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Advantages of Organic Acids for Feed and Feed Raw Materials

by 5m Editor
3 November 2009, at 12:00am

Renata Urbaityte, Technical Manager for Biomin Holding, explains how a blend of organic acids can affect diet pH and its buffering capacity to maintain the health and improve the performance of pigs.

Prevention of disease transmission and enhancement of growth and feed efficiency are critical factors in modern animal production (Mroz, 2005). When pathogenic bacteria contaminate feed, it becomes a potential route of transmission of disease to animal and human populations, and is consequently of great concern to producers and consumers (Crump et al., 2002; WHO, 2006). Food-producing animals (e.g. cattle, chickens, pigs, and turkeys) are the main reservoirs for many of these microorganisms, which include non-Typhi serotypes of Salmonella enterica, Campylobacter species, Shiga toxin producing strains of Escherichia coli, and Yersenia enterocolitica (Mead et al., 1999).

The microflora found in feed materials comes from a variety of ecological niches, e.g. soil and the animals' gastrointestinal (GI) tract. The GI tract pathogens can be introduced into food chain by animals defecating in the farm environment or by fertilisation of crops with manures (Maciorowski et al., 2007), consequently making feed a carrier for animal and human pathogens.

Feed materials may be inoculated with microorganisms, mostly bacteria and fungi, at any time during growing, harvesting, processing and storage. Counts of microorganisms vary depending on the function of materials, location of its origin and climatic conditions (D'Mello 2006). It is known that microfloral growth is dependent on moisture, pH value, temperature and composition of feed materials (Maciorowski et al., 2007). For example, the optimal temperature for E. coli O157:H7 is 37°C, with a minimum of 7 to 8°C and a maximum of 46°C. The optimal pH is between 6 and 7 but it might stand a pH range between 4.4 to 9.0. The E. coli O157:H7 doubles in number approximately every 0.4 hours at the optimal temperature and pH value.

Some microorganisms, including E. coli, may adapt to conditions without water and can actively grow in stored feed. Some authors reported that grains and oilseed crops possess a diverse microflora, with populations ranging from 5×103 to 1.6×108 colony-forming units (CFU) per gram that are highly resistant to low moisture conditions (Multon, 1988; Richard-Molard, 1988).

The orientation values of mesophilic bacteria, including Listeria monocytogenes, Pseudomonas maltophilia, Thiobacillus novellus, Staphylococcus aureus, Streptococcus pyrogenes, Streptococcus pneumoniae, E. coli and Clostridium kluyveri for swine compound feed are shown in Table 1 (VDLUFA, 2007).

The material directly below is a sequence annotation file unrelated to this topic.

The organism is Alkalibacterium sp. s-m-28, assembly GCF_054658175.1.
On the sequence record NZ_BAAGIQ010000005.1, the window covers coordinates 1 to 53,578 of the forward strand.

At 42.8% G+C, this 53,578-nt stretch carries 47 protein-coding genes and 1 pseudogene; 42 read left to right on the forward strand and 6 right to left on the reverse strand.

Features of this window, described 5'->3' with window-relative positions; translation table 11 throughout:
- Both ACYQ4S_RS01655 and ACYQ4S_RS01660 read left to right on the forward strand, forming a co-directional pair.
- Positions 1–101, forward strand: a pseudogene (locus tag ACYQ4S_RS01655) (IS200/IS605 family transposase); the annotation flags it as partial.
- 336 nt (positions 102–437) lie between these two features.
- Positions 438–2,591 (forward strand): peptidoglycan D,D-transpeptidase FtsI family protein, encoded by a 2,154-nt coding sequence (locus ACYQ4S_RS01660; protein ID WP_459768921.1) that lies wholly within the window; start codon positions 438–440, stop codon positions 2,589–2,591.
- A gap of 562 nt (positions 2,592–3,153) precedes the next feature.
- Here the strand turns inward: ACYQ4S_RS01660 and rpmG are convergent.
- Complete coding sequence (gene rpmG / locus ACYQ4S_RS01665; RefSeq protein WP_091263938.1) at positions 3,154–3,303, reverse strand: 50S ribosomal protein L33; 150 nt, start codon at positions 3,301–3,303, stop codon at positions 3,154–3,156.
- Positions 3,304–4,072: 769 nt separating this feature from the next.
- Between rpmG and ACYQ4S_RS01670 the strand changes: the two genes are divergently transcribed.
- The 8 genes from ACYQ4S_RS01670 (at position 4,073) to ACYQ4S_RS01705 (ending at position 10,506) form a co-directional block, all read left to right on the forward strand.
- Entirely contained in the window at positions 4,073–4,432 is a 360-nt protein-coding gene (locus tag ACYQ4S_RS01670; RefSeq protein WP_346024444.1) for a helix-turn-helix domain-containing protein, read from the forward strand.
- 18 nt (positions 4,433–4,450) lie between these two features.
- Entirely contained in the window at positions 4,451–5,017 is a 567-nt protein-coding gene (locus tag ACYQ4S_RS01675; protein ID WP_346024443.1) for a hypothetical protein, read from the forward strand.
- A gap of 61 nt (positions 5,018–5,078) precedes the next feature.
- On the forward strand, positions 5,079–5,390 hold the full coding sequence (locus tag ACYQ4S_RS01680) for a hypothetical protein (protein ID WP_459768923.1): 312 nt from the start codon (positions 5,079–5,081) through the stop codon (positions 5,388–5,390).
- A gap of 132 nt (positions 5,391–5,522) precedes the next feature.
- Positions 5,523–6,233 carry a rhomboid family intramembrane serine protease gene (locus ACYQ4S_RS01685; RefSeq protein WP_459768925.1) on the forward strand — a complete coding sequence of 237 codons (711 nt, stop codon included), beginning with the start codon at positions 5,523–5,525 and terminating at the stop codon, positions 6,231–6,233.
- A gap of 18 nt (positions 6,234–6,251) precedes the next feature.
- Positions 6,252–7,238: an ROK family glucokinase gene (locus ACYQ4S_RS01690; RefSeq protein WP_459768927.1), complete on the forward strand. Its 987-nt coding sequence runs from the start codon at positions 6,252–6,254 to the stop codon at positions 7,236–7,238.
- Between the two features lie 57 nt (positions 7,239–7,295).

Table 1. Orientation values for the contamination levels of mesophilic bacteria in swine feed
Mesophilic bacteria x 106
Diet Very good Good Poor Very poor
MASH FORM
Weaned piglets 5 5 25 50
Breeders & fattening pigs 6 6 25 60
PELLETED FORM
Weaned piglets 0.5 0.5 2.5 5
Breeders & fattening pigs 1 1 5 10

Experimentally, very low doses of E. coli O157:H7 may result in colonisation of some piglets. Once some piglets are colonised, they may amplify E. coli O157:H7 and transmit it to other piglets via contact. Enterotoxigenic E. coli strains are a major cause of diarrhoea and death in neonatal and newly weaned pigs. Enterotoxigenic E. coli adhere to the small intestinal microvilli and produce enterotoxins that act locally on enterocytes. This action results in hypersecretion of water and electrolytes, and reduced absorption (Amezcua et al., 2002).

Heat treatment, usually during conditioning, pelleting or extrusion has been shown to be an effective way to reduce microbial loads in feed materials and compound feed. Reduction of the bacterial contamination by heat is dependent on the temperature and treatment time. However, these methods do not prevent a recontamination of feed materials and compound feed afterwards (Çelik et al. 2003; Maciorowski et al., 2007, WHO, 2006).

Dietary acidification with organic acids has been shown to contribute to environmental hygiene preventing feed raw materials and compound feed from microbial and fungal deterioration. Moreover, constant treatment with organic acids has a residual protective effect in feed, which helps to reduce recontamination and also to reduce the contamination of milling and feeding equipment as well. Supplementation of organic acids in feed tends to decrease the feed pH, buffer capacity and to prevent growth of undesirable microbes. However, for each acid, its specific inhibiting effect on bacteria, yeast and mould has to be considered when recommendations for feed supplementation are made. For example, some organic acids, like formic and propionic acids, have broader antimicrobial activities and can be effective against bacteria and fungi, including yeast.